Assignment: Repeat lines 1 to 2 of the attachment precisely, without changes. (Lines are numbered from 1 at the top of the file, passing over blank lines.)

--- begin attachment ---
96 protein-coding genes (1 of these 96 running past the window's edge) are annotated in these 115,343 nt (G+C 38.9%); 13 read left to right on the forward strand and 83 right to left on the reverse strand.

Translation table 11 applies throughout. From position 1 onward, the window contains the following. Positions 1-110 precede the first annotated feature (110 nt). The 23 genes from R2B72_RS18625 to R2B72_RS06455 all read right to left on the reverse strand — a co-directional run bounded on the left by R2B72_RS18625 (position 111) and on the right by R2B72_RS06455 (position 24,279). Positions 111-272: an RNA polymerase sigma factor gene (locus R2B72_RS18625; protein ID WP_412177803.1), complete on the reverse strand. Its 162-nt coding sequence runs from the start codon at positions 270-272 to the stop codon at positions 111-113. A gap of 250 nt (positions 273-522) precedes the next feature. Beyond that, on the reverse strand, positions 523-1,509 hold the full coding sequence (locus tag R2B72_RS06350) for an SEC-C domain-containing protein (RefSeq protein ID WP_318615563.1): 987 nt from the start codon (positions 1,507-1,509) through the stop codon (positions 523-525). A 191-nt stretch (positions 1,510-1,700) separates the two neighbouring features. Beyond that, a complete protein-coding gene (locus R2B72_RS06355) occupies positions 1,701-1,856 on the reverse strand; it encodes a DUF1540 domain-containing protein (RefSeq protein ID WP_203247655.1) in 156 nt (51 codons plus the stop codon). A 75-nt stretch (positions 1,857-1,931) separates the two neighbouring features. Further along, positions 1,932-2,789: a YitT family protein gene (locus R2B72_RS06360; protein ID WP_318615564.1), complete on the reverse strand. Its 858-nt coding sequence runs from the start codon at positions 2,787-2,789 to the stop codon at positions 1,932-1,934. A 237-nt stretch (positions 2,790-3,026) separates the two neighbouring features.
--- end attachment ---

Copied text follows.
96 protein-coding genes (1 of these 96 running past the window's edge) are annotated in these 115,343 nt (G+C 38.9%); 13 read left to right on the forward strand and 83 right to left on the reverse strand.

Translation table 11 applies throughout. From position 1 onward, the window contains the following. Positions 1-110 precede the first annotated feature (110 nt). The 23 genes from R2B72_RS18625 to R2B72_RS06455 all read right to left on the reverse strand — a co-directional run bounded on the left by R2B72_RS18625 (position 111) and on the right by R2B72_RS06455 (position 24,279). Positions 111-272: an RNA polymerase sigma factor gene (locus R2B72_RS18625; protein ID WP_412177803.1), complete on the reverse strand. Its 162-nt coding sequence runs from the start codon at positions 270-272 to the stop codon at positions 111-113. A gap of 250 nt (positions 273-522) precedes the next feature. Beyond that, on the reverse strand, positions 523-1,509 hold the full coding sequence (locus tag R2B72_RS06350) for an SEC-C domain-containing protein (RefSeq protein ID WP_318615563.1): 987 nt from the start codon (positions 1,507-1,509) through the stop codon (positions 523-525). A 191-nt stretch (positions 1,510-1,700) separates the two neighbouring features. Beyond that, a complete protein-coding gene (locus R2B72_RS06355) occupies positions 1,701-1,856 on the reverse strand; it encodes a DUF1540 domain-containing protein (RefSeq protein ID WP_203247655.1) in 156 nt (51 codons plus the stop codon). A 75-nt stretch (positions 1,857-1,931) separates the two neighbouring features. Further along, positions 1,932-2,789: a YitT family protein gene (locus R2B72_RS06360; protein ID WP_318615564.1), complete on the reverse strand. Its 858-nt coding sequence runs from the start codon at positions 2,787-2,789 to the stop codon at positions 1,932-1,934. A 237-nt stretch (positions 2,790-3,026) separates the two neighbouring features.